[Date Prev][Date Next][Thread Prev][Thread Next][Date Index][Thread Index]
Lexis-Nexis scare = opportunity
I've been reading articles about the recent flap over Lexis-Nexis' P-TRAK
database with interest. A recent Associated Press article said that the
lines at Lexis-Nexis have been jammed with individuals requesting they be
removed from the database.
Lexis-Nexis is certainly not the only database of its kind, but it has
certainly generated quit a bit of attention and panic
In terms of cypherpunk goals, I think this is a positive development. It
demonstrates ever-so-clearly that the average "Joe Schmoe" does not follow
the government line that privacy and security are mutually exclusive
concepts. Rather, there is an instinctive recognition that privacy and
security are inextricably linked.
Only when the government pulls on emotional (as opposed to logical) strings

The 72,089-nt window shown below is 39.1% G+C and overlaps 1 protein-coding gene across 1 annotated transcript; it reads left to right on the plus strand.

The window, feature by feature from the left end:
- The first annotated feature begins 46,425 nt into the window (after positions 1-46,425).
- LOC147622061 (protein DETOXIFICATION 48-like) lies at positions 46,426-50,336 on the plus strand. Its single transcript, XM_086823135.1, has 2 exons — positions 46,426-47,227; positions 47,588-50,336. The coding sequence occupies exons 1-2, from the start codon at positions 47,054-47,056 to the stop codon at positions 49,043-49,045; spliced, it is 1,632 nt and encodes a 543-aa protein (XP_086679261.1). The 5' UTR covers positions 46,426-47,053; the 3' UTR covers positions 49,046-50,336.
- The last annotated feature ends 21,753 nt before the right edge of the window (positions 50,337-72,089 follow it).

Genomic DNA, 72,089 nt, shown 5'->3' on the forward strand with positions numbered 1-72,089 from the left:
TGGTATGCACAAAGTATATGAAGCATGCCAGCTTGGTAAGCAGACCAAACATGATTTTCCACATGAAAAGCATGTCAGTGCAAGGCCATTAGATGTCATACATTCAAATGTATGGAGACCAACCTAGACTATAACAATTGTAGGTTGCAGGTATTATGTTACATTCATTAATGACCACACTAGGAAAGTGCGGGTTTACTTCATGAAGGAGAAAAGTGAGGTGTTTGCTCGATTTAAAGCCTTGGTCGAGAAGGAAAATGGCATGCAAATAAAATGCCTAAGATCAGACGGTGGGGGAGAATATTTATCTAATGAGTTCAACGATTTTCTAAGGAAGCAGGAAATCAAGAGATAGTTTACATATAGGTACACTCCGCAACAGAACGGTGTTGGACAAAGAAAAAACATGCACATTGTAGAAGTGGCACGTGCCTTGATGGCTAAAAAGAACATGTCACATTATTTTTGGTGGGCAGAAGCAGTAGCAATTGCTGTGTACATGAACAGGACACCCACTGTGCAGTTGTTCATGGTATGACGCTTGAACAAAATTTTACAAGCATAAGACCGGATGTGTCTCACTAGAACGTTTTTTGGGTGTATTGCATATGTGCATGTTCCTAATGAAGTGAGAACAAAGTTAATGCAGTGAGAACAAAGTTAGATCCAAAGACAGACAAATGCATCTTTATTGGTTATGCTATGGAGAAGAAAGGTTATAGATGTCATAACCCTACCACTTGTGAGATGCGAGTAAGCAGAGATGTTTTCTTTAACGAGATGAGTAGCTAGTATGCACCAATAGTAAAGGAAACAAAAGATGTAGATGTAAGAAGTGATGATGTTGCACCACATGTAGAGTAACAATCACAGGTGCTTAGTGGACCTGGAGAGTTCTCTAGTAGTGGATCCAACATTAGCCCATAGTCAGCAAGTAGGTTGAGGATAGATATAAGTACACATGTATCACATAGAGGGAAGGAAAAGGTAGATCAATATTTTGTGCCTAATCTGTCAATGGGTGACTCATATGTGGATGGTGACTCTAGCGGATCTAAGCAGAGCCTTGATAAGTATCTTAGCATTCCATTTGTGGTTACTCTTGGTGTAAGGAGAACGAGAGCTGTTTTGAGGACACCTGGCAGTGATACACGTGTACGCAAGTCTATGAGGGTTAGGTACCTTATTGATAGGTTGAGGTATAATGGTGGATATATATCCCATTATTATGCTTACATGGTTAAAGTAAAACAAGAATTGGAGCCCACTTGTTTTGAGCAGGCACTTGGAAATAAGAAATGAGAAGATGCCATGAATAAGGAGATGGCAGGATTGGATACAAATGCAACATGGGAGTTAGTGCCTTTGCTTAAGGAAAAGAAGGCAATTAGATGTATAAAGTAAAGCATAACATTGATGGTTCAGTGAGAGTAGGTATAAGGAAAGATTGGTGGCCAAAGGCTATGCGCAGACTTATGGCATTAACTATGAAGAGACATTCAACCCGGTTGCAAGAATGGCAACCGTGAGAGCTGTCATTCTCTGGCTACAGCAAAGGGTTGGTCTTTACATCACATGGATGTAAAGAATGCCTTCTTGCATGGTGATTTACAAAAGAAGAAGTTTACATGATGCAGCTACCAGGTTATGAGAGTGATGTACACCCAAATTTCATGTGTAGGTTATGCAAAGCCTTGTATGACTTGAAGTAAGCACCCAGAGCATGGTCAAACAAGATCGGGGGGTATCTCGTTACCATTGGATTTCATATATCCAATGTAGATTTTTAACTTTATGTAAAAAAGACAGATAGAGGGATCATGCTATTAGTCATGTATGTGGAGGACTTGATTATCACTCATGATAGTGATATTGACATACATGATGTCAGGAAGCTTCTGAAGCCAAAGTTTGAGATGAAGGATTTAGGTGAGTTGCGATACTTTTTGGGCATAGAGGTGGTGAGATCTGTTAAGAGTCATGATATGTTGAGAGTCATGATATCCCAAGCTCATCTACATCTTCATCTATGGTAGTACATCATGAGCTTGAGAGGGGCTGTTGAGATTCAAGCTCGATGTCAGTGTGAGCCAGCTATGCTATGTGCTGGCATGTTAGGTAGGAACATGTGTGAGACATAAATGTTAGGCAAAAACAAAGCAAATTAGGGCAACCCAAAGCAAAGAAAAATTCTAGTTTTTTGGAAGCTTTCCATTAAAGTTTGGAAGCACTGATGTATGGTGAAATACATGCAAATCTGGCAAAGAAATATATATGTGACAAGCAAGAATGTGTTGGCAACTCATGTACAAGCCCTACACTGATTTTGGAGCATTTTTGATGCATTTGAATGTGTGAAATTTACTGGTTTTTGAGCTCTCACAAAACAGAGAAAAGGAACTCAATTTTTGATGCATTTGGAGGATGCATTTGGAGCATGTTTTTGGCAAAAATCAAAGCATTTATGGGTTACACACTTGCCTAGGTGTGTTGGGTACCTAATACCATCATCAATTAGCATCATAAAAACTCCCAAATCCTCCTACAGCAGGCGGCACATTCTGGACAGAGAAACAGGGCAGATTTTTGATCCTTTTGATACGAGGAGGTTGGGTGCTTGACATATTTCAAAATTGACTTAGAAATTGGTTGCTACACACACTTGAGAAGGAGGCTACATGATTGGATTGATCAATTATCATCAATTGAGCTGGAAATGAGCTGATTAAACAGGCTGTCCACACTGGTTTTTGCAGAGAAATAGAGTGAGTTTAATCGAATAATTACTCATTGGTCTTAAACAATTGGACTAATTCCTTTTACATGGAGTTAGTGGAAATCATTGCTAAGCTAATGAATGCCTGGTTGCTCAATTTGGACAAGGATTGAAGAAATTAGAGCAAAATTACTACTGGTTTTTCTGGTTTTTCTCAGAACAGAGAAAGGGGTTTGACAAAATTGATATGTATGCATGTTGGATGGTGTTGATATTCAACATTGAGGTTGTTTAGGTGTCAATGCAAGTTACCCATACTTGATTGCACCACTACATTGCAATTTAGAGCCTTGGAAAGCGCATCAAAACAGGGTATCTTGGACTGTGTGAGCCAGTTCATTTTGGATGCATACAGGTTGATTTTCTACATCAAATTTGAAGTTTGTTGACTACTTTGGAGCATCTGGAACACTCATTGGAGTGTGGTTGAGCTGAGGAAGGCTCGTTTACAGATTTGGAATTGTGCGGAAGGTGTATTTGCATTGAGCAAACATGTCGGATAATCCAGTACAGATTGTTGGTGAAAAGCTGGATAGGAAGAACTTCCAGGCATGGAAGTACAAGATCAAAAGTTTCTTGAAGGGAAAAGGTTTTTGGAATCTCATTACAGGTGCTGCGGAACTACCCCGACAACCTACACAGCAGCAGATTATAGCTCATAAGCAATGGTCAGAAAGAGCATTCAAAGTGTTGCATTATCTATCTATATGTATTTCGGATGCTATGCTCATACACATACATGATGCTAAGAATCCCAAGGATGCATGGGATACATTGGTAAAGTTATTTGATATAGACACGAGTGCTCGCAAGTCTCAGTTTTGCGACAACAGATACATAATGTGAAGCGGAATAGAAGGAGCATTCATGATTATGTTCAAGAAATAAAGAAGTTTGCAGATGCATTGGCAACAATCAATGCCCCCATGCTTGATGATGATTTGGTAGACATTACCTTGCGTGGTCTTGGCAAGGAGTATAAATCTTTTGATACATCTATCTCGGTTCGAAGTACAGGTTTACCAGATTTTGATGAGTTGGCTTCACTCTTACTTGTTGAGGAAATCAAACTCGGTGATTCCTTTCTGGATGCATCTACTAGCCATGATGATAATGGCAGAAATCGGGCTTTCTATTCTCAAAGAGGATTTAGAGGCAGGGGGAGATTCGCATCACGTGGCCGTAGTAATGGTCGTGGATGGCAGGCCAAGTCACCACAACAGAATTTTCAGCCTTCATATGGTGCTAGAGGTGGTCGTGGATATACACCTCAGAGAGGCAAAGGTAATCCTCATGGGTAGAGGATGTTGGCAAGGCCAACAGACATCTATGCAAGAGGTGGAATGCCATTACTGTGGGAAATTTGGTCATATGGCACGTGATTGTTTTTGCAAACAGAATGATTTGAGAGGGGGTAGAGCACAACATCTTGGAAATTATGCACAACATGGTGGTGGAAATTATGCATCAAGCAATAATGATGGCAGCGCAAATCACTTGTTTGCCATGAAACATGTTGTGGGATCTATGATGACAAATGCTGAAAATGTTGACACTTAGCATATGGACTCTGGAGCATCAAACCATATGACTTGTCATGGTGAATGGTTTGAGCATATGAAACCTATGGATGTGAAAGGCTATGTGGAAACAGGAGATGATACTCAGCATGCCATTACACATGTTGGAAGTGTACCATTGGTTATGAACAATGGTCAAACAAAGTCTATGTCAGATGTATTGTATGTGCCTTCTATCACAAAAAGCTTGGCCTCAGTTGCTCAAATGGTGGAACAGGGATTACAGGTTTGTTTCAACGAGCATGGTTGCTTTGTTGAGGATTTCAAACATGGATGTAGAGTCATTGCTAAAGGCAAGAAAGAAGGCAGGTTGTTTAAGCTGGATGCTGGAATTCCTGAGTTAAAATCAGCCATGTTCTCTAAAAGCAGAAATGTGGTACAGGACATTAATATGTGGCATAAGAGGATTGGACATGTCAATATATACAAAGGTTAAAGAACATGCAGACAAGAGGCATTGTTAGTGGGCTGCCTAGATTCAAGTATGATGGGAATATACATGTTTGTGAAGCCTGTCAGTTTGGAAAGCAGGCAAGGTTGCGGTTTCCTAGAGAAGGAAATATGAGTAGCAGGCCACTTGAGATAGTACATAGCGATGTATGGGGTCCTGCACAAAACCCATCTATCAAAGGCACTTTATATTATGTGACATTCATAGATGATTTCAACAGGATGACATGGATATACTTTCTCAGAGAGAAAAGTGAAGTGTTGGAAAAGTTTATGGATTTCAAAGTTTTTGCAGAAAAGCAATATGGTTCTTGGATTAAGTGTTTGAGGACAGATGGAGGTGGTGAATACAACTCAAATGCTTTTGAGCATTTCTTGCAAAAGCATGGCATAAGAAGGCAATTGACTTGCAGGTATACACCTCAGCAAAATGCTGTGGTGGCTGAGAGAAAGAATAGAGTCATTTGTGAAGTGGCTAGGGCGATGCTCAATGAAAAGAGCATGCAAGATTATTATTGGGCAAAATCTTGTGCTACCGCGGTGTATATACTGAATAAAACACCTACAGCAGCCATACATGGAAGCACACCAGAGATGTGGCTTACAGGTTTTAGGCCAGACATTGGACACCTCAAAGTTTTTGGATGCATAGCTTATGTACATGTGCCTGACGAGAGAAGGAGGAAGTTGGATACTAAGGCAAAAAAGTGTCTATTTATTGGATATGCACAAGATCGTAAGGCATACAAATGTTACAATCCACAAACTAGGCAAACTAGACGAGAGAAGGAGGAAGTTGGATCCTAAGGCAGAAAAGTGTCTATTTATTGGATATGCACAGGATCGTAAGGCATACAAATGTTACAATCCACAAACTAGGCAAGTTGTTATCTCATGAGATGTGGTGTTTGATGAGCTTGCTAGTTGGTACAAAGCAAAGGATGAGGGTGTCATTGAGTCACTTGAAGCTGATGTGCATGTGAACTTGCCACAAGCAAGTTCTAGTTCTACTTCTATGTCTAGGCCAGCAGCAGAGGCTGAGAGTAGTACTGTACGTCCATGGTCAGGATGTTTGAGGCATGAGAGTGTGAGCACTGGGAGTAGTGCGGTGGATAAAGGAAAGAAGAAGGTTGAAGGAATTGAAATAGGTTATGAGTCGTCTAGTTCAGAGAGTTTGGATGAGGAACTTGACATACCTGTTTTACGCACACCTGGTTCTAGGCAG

by pulling out the "if you only knew what we knew" & "if it saves just one
life" arguments does the easily swayed public get pulled in the other
The flap over P-TRAK repudiates arguments by Freeh and others that American
citizens want to give up their freedoms in the interest of security.
If you are in a position to influence government policy (ie. Jim Ray with
Judge Kozinski, EFF personages involved in the Bernstein case, PRO-CODE
advocates, et al.), then keep these clippings handy. Here is a concrete
example that our government and law-enforcement leaders are woefully out of
touch with average citizens (not to mention reality!).
The leap from P-TRAK to GAK is not that large in the so-called court of
Sometimes monkey-wrenching is as simple as pointing out the obvious.
Omegaman <mailto: [email protected]>
PGP Key fingerprint = 6D 31 C3 00 77 8C D1 C2
59 0A 01 E3 AF 81 94 63
Send e-mail with "get key" in the "Subject:" field
to get a copy of my public key